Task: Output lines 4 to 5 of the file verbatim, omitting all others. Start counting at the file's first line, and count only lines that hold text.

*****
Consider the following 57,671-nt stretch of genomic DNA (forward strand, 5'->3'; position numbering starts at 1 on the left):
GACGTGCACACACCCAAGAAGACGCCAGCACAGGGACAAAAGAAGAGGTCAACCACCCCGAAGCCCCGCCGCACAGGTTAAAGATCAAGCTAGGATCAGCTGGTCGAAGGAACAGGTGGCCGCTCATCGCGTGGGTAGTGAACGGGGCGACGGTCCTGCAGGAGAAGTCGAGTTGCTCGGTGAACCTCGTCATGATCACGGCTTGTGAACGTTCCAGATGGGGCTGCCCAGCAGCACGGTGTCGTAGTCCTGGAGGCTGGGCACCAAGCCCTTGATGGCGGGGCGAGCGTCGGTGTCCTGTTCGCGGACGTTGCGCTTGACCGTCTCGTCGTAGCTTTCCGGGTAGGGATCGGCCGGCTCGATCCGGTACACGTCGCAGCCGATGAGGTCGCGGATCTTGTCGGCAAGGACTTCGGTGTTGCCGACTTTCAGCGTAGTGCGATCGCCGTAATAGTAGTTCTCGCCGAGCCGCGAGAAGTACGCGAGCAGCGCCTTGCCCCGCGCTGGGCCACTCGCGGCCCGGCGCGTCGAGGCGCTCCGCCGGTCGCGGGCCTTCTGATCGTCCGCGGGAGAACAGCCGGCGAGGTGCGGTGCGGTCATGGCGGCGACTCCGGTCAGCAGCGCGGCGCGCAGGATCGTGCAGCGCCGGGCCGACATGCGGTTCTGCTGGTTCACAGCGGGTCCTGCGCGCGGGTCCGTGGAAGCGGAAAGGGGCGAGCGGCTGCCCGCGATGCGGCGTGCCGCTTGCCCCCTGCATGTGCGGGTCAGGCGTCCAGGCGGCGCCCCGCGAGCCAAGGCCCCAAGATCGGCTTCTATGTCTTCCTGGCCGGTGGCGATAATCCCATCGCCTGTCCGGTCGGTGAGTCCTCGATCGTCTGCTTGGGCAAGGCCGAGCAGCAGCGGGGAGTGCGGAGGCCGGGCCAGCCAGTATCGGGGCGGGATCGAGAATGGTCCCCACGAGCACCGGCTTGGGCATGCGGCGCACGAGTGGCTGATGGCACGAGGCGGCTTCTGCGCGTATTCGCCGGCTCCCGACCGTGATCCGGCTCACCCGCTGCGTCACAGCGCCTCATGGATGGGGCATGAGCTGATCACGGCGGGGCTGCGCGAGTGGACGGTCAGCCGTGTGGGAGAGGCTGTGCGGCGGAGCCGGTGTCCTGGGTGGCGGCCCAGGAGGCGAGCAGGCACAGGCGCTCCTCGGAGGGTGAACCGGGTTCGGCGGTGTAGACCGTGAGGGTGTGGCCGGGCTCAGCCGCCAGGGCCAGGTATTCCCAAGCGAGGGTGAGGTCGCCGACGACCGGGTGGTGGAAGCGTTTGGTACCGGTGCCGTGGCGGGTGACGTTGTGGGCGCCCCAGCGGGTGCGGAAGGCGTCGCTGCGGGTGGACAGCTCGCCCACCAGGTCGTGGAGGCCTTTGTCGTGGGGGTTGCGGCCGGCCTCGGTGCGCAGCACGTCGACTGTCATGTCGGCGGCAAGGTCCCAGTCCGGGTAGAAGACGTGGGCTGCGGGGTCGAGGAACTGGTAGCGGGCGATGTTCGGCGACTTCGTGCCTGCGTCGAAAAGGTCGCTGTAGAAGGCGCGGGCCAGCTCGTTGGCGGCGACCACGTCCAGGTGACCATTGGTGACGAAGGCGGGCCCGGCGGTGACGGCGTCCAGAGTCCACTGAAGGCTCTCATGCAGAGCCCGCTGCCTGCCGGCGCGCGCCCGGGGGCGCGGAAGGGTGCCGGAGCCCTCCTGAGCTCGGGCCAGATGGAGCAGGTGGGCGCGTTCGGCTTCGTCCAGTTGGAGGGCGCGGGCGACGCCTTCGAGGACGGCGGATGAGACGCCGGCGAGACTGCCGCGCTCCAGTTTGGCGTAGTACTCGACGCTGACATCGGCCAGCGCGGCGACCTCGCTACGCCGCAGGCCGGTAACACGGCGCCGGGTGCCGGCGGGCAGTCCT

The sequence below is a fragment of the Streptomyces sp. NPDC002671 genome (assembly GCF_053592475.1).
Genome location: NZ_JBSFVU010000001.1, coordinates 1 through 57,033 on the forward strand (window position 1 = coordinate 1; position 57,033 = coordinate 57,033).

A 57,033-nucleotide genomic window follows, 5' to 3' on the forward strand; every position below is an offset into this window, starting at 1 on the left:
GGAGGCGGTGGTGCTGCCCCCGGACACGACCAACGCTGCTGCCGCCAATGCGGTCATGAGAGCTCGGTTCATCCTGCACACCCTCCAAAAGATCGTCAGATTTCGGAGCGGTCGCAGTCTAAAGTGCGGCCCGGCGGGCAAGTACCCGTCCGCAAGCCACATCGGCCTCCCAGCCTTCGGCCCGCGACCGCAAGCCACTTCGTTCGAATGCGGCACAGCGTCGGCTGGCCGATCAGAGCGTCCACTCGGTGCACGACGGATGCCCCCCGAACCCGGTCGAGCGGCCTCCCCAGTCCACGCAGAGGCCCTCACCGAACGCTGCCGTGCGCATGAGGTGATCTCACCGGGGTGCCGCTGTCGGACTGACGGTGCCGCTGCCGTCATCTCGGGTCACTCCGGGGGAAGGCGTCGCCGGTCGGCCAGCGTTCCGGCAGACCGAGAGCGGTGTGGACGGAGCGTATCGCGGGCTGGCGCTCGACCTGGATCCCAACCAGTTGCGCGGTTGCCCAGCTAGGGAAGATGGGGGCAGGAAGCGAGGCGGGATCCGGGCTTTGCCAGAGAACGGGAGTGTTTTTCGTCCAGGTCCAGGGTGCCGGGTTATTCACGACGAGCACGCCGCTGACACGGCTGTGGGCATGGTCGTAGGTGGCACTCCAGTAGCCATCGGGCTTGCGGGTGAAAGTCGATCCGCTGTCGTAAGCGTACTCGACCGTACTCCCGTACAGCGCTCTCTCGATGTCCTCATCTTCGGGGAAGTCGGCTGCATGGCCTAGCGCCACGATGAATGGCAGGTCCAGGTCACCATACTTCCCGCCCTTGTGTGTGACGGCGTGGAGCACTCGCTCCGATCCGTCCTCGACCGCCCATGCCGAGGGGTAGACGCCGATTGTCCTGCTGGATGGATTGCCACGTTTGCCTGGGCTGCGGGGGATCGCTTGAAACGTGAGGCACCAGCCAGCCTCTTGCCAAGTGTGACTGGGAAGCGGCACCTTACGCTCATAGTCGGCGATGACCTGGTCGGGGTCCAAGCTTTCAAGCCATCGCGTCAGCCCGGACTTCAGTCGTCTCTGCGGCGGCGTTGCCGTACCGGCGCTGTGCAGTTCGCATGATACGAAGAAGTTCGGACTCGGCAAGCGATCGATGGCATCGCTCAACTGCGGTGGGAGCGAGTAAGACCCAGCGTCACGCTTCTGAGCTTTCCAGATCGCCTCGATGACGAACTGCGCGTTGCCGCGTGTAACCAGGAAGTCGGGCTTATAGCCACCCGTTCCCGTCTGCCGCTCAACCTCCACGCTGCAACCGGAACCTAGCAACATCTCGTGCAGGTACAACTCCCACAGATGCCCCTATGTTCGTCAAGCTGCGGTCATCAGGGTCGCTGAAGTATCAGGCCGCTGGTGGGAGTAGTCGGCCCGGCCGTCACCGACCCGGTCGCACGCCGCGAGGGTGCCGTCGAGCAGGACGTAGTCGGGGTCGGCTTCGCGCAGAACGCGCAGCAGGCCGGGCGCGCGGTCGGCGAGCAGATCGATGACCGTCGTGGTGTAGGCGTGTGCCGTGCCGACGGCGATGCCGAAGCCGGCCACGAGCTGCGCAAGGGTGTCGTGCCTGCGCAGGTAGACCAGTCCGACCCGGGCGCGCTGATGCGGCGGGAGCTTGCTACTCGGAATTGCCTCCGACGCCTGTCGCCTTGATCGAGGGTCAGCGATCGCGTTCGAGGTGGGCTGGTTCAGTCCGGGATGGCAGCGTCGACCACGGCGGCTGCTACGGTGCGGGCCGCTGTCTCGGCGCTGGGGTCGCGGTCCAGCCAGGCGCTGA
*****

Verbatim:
Genome location: NZ_JBSFVU010000001.1, coordinates 1 through 57,033 on the forward strand (window position 1 = coordinate 1; position 57,033 = coordinate 57,033).

A 57,033-nucleotide genomic window follows, 5' to 3' on the forward strand; every position below is an offset into this window, starting at 1 on the left: